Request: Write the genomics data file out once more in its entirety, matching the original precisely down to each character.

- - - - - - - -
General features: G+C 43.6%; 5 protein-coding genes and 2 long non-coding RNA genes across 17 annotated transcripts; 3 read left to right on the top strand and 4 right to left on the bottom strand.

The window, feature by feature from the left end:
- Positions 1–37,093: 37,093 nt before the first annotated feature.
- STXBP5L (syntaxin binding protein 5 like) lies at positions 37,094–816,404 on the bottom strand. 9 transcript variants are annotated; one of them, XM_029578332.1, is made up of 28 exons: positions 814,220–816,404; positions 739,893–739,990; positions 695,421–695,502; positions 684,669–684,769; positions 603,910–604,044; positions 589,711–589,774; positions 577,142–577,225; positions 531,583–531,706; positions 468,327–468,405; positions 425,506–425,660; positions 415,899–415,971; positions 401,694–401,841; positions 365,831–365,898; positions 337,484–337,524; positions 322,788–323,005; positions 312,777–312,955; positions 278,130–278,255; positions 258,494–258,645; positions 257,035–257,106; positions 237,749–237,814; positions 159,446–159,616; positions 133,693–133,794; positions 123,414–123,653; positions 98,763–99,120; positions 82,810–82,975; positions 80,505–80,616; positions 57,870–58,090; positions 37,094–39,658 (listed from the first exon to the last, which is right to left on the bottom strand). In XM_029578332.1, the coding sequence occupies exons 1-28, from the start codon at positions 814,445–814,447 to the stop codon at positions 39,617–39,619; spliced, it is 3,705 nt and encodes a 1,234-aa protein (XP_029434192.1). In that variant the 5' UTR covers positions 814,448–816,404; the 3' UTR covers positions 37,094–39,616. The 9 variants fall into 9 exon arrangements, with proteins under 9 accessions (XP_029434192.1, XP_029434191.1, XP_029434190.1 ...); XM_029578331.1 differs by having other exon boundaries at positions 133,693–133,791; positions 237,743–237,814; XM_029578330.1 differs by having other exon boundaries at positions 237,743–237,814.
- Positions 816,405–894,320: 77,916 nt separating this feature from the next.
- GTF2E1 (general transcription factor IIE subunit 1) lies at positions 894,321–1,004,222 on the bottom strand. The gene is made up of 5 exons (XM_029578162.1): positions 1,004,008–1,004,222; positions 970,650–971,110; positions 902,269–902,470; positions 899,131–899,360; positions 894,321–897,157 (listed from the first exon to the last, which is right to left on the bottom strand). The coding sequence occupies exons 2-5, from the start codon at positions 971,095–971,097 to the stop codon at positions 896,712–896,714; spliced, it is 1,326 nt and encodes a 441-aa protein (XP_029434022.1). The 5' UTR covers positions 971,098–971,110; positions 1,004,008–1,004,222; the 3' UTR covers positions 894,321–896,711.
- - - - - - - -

General features: G+C 43.6%; 5 protein-coding genes and 2 long non-coding RNA genes across 17 annotated transcripts; 3 read left to right on the top strand and 4 right to left on the bottom strand.

The window, feature by feature from the left end:
- Positions 1–37,093: 37,093 nt before the first annotated feature.
- STXBP5L (syntaxin binding protein 5 like) lies at positions 37,094–816,404 on the bottom strand. 9 transcript variants are annotated; one of them, XM_029578332.1, is made up of 28 exons: positions 814,220–816,404; positions 739,893–739,990; positions 695,421–695,502; positions 684,669–684,769; positions 603,910–604,044; positions 589,711–589,774; positions 577,142–577,225; positions 531,583–531,706; positions 468,327–468,405; positions 425,506–425,660; positions 415,899–415,971; positions 401,694–401,841; positions 365,831–365,898; positions 337,484–337,524; positions 322,788–323,005; positions 312,777–312,955; positions 278,130–278,255; positions 258,494–258,645; positions 257,035–257,106; positions 237,749–237,814; positions 159,446–159,616; positions 133,693–133,794; positions 123,414–123,653; positions 98,763–99,120; positions 82,810–82,975; positions 80,505–80,616; positions 57,870–58,090; positions 37,094–39,658 (listed from the first exon to the last, which is right to left on the bottom strand). In XM_029578332.1, the coding sequence occupies exons 1-28, from the start codon at positions 814,445–814,447 to the stop codon at positions 39,617–39,619; spliced, it is 3,705 nt and encodes a 1,234-aa protein (XP_029434192.1). In that variant the 5' UTR covers positions 814,448–816,404; the 3' UTR covers positions 37,094–39,616. The 9 variants fall into 9 exon arrangements, with proteins under 9 accessions (XP_029434192.1, XP_029434191.1, XP_029434190.1 ...); XM_029578331.1 differs by having other exon boundaries at positions 133,693–133,791; positions 237,743–237,814; XM_029578330.1 differs by having other exon boundaries at positions 237,743–237,814.
- Positions 816,405–894,320: 77,916 nt separating this feature from the next.
- GTF2E1 (general transcription factor IIE subunit 1) lies at positions 894,321–1,004,222 on the bottom strand. The gene is made up of 5 exons (XM_029578162.1): positions 1,004,008–1,004,222; positions 970,650–971,110; positions 902,269–902,470; positions 899,131–899,360; positions 894,321–897,157 (listed from the first exon to the last, which is right to left on the bottom strand). The coding sequence occupies exons 2-5, from the start codon at positions 971,095–971,097 to the stop codon at positions 896,712–896,714; spliced, it is 1,326 nt and encodes a 441-aa protein (XP_029434022.1). The 5' UTR covers positions 971,098–971,110; positions 1,004,008–1,004,222; the 3' UTR covers positions 894,321–896,711.